Elsewhere along the border between West and East the defense works resembled those on the intra-German border. During the Cold War, the border zone in Hungary started 15 kilometres (9.3 mi) from the border. Citizens could only enter the area if they lived in the zone or had a passport valid for traveling out. Traffic control points and patrols enforced this regulation.

Those who lived within the 15 kilometres (9.3 mi) border-zone needed special permission to enter the area within 5 kilometres (3.1 mi) of the border. The area was very difficult to approach and heavily fortified. In the 1950s and 1960s, a double barbed-wire fence was installed 50 metres (160 ft) from the border. The space between the two fences were laden with land mines. The minefield was later replaced with an electric signal fence (about 1 kilometre (0.62 mi) from the border) and a barbed wire fence, along with guard towers and a sand strip to track border violations.

Regular patrols sought to prevent escape attempts. They included cars and mounted units. Guards and dog patrol units watched the border 24/7 and were authorised to use their weapons to stop escapees. The wire fence nearest the actual border was irregularly displaced from the actual border, which was marked only by stones. Anyone attempting to escape would have to cross up to 400 metres (1,300 ft) before they could cross the actual border. Several escape attempts failed when the escapees were stopped after crossing the outer fence.

In parts of Czechoslovakia, the border strip became hundreds of meters wide, and an area of increasing restrictions was defined as the border was approached. Only people with the appropriate government permissions were allowed to get close to the border.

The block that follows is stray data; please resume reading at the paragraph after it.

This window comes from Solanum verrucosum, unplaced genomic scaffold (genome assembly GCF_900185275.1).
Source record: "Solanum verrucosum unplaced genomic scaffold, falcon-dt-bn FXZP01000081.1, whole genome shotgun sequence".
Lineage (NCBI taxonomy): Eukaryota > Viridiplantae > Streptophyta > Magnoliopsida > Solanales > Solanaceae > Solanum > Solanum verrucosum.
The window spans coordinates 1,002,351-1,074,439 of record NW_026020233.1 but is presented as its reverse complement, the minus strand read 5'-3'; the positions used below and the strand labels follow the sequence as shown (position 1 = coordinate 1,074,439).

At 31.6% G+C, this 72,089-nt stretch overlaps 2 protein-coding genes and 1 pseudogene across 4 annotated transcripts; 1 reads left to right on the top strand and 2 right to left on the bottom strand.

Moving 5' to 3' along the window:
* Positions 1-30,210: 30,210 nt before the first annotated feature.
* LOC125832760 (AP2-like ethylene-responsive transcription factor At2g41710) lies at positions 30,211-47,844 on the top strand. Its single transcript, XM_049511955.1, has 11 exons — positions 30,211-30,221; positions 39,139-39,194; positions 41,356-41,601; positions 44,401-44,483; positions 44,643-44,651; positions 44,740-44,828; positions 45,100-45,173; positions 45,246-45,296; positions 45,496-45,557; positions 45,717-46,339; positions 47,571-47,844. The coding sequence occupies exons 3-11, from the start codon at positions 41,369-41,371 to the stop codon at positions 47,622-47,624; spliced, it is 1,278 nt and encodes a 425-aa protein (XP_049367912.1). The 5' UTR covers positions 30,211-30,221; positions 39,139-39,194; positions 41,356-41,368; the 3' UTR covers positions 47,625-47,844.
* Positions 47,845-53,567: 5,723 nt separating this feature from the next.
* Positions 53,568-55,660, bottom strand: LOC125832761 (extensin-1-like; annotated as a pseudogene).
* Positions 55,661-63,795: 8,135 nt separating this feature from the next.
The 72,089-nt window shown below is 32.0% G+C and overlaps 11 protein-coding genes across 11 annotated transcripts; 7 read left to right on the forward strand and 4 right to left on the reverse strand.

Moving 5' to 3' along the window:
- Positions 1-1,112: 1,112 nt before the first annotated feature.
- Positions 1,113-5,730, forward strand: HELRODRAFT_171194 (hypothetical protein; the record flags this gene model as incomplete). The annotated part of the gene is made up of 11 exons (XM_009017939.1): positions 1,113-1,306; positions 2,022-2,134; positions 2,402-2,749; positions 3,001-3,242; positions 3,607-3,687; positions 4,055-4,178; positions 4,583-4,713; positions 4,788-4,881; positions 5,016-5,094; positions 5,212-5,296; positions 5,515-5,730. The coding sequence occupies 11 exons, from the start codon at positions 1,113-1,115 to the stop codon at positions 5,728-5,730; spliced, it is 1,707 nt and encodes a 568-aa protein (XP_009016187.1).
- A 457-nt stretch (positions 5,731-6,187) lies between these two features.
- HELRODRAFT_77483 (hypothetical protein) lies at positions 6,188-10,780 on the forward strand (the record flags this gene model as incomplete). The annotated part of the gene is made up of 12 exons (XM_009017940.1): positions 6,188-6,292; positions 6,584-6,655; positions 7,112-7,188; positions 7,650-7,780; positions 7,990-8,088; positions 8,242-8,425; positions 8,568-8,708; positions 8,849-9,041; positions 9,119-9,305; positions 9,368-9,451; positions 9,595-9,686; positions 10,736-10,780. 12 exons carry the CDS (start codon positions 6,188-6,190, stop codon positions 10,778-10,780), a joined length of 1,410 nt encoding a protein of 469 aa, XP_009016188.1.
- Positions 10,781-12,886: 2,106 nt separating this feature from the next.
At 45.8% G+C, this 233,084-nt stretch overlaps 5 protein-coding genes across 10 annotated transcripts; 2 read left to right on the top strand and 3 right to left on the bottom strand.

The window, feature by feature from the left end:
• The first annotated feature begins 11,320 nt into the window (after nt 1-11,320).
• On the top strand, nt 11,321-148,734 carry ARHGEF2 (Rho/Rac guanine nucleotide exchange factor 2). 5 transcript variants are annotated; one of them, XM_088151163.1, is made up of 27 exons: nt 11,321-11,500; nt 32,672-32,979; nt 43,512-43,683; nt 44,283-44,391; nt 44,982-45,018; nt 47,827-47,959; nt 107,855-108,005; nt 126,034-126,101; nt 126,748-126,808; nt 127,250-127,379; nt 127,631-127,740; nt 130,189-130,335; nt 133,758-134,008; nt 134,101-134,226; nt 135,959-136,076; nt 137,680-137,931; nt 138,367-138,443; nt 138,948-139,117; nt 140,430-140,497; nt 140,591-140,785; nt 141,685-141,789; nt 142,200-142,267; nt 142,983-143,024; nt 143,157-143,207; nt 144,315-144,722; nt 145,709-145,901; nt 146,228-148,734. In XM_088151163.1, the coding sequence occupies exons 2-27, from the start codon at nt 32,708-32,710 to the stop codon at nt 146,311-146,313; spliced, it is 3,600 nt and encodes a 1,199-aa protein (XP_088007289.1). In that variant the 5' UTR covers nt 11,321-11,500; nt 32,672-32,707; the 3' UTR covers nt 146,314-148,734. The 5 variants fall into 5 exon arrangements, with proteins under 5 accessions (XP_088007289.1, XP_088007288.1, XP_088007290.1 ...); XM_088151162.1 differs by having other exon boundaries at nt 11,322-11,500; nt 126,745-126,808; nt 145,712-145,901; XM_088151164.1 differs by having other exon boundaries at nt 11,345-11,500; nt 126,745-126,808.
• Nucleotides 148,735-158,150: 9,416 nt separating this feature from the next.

In Greece, a highly-militarized area called the "Επιτηρούμενη Ζώνη" ("Surveillance Area") was created by the Greek Army along the Greek-Bulgarian border, subject to significant security-related regulations and restrictions. Inhabitants within this 25 km wide strip of land were forbidden to drive cars, own land bigger than 60 m2 and had to travel within the area with a special passport issued by Greek military authorities. Additionally, the Greek state used this area to encapsulate and monitor a non-Greek ethnic minority, the Pomaks, a Muslim and Bulgarian-speaking minority which was regarded as hostile to the interests of the Greek state during the Cold War because of its familiarity with their fellow Pomaks living on the other side of the Iron Curtain.[64]

The outer fence became the first part of the Iron Curtain to be dismantled. After the border fortifications were dismantled, a section was rebuilt for a formal ceremony. On 27 June 1989, the foreign ministers of Austria and Hungary, Alois Mock and Gyula Horn, ceremonially cut through the border defences separating their countries.

The creation of these highly militarised no-man's lands led to de facto nature reserves and created a wildlife corridor across Europe; this helped the spread of several species to new territories. Since the fall of the Iron Curtain, several initiatives are pursuing the creation of a European Green Belt nature preserve area along the Iron Curtain's former route. In fact, a cycle track along the length of the former border called the Iron Curtain trail exists as a European Union project. The trail is 6,800 km long and spans from Finland to Greece.[65]

The term "Iron Curtain" was only used for the fortified borders in Europe; it was not used for similar borders in Asia between communist and capitalist states (these were, for a time, dubbed the Bamboo Curtain). The border between North Korea and South Korea is very comparable to the former inner German border, particularly in its degree of militarisation, but it has never conventionally been considered part of any Iron Curtain.

Helmstedt-Marienborn crossing[edit source | edit]

Fall of the Iron Curtain[edit source | edit]

East German border guards look through a hole in the Berlin Wall in 1990.
The dissolution of the Eastern Bloc.

Following a period of economic and political stagnation, the Soviet Union decreased intervention in Eastern Bloc politics. Mikhail Gorbachev decreased adherence to the Brezhnev Doctrine,[66] which held that if socialism were threatened in any state then other socialist governments had an obligation to intervene to preserve it, in favor of the "Sinatra Doctrine." He also initiated the policies of glasnost (openness) and perestroika (economic restructuring). A wave of Revolutions occurred throughout the Eastern Bloc.[67]